Karl Bartos: Yes, actually. I knew it was going to go towards music and media. During my time with KW I’d been interested in German film. Fritz Lang’s „M“ or „Metropolis“, Walter Ruttmann’s „Berlin – Symphony Of A Great City“ or Robert Wiener’s „The Cabinet of Dr. Caligari“ were as much classics to me as the films of Luis Buñuel and Jean Cocteau. But it’s only now that I’m really engaging with them. Through my research – it couldn’t have happened any other way – I rediscovered Bauhaus, where artists like Paul Klee and Wassily Kandinsky connected their images with elements of music, or where Ludwig Hirschfeld-Mack worked on his “Reflektorische Farblichtspiele”. They then led me to Hans Richter, Walther Ruttmann, Viking Eggeling, Oskar Fischinger. And at some stage the terms “absolute film” and “visual-musician” popped up and they began to fascinate me. And “visual-musician” is what I see myself as today.

Sound:frame: How do you approach your work as a visual-musician on a technical level?

Karl Bartos: Well, that path was a little longer! In 1999 my partner Mathias Black and I began to create an audio-visual program and I bought myself a digital camera, three video recorders und a small Panasonic mixing board. On top of that there were a whole bunch of used TVs, cables, switches and adapters – a lot of junk. We named the group “AudioVision” – after the title of Michael Chion’s book, by the way. Karsten Binar, then the art director at DMC (Design for Media and Communication), helped me create the first visual base loops. He brought the professional knowhow that I lacked: he recorded the motives, edited them and copied them to DV tapes. I then ripped that stuff to VHS tapes. In the end there were more than 100 tapes. And then all the backup copies… Quite an effort, this kind of production! (laughs). Of course I had to create a score for the complete 90 minute set, so that the whole visual direction worked. At this stage I treated the video loops basically like an instrument or, more accurately, like a chord structure. The verse had its own visual loop, just like the chorus or the middle section. I used this pattern for many songs. That’s how I could communicate the structure quite well despite the initial line-up changes. During the performance, these sources – three VHS recorders, a laptop with FinalCut and a live camera - were mixed in real time. The visual direction required one hell of a concentration, because the videotapes were switched during the songs. Later we switched to the program “Modul8” which simplified the complete workflow.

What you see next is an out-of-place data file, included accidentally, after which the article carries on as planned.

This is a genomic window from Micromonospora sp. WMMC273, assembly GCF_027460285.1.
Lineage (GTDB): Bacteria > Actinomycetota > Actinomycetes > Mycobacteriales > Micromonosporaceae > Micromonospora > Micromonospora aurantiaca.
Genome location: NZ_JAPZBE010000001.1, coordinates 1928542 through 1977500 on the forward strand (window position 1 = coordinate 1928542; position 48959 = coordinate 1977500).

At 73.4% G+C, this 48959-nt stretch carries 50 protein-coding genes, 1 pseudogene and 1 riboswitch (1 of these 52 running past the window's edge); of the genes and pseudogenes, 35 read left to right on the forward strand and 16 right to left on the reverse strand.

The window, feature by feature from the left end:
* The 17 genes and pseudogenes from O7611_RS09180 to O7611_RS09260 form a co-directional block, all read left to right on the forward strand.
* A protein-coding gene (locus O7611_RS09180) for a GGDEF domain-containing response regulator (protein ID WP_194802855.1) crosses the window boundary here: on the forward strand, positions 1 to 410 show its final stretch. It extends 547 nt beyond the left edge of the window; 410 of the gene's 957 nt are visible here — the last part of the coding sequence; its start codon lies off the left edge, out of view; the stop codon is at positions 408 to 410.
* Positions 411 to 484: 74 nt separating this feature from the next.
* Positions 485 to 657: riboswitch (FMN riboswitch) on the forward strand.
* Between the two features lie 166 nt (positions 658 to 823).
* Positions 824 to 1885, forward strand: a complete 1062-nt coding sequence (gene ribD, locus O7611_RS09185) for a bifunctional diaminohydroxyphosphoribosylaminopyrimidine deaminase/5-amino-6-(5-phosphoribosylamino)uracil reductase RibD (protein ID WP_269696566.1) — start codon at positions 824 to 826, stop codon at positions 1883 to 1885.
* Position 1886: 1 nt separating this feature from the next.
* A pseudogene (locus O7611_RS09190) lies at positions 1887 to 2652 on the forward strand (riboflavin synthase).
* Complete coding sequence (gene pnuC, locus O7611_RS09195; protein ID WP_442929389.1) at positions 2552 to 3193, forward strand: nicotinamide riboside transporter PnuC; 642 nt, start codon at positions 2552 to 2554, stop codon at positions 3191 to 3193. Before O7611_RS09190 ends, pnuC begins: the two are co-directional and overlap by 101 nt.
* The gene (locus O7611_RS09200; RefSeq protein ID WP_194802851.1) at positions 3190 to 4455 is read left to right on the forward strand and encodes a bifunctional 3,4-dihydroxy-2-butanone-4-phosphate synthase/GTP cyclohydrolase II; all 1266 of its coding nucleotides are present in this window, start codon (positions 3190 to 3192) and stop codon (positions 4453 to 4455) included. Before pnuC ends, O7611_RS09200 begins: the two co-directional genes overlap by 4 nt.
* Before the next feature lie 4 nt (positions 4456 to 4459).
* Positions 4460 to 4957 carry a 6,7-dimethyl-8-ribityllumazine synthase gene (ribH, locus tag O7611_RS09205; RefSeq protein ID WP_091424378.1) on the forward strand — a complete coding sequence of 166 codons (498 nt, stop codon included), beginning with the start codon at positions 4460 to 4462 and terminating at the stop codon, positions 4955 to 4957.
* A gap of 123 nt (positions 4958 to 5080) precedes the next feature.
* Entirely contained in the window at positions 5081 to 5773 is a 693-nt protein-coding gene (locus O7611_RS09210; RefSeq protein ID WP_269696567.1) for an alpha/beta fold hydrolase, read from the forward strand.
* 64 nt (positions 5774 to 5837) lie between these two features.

Sound:frame: And how do you work today?

Karl Bartos: We work with completely edited films that are synchronized to the music, with improvised sequences and with camera recordings. If it’s possible, we project onto three screens with either three of the same or three interchangeable sources. However, during this show I’m just a musician, while my colleague Robert Baumanns deals with the visual direction. It’s different with the live cinema concept: Here I perform the visuals myself, improvise a lot, let myself be taken and maybe even take a risk, so that it doesn’t quite work out like planned. Then I tend to concentrate more on the rhythm of the music and try to bring the rhythm and the images into unison. In this case that means much more to me than content of the message. Then I have Legér’s “Ballet Mechanic” and Fischinger’s “Murratti Gets In The Act” in my head. (laughs) Often this kind of performance is described as “visual music” or “optical jazz”.

Sound:frame: Does the visual layer influence the way you compose music?

Karl Bartos: Of course. For the new material from my workshop it’s important to me to immediately create a visual layer, to attach beat strokes with images, to not just think in musical structures. At the moment I’m trying to create rhythmic, audiovisual patterns, where it is clear though, that visual loops work differently to auditive ones.

Sound:frame: What do you mean by that?

Karl Bartos: One feels a beat that is played or programmed well as something that flows. This is known as swing or groove. It divides time and gives it a purpose. A film sequence that is edited to the same time signature is rather boring. Here the constant fulfilment of the expected is not particularly clever.

Sound:frame: Okay, I understand what you mean. Karl, how do you view the international VJ scene? Can you predict how it will develop throughout Europe or internationally?

Karl: I read every now and then that not much has changed in the past few years. At least in the last two, three years there hasn’t been a major leap. One shouldn’t forget however, that the early works of Richter, Ruttmann, Fischinger or Len Ley were so innovative, that they still seem modern, even timeless today. Don’t you think? Even in the sixties…

Sound:frame: …the liquids?

Karl Bartos: Exactly. There are a few young colleagues today, who work with liquids. They build complicated sets with cameras and mirrors and it’s quite amazing what it all amounts to. But to be honest, I don’t have access to a particular scene – I’m more of an outsider.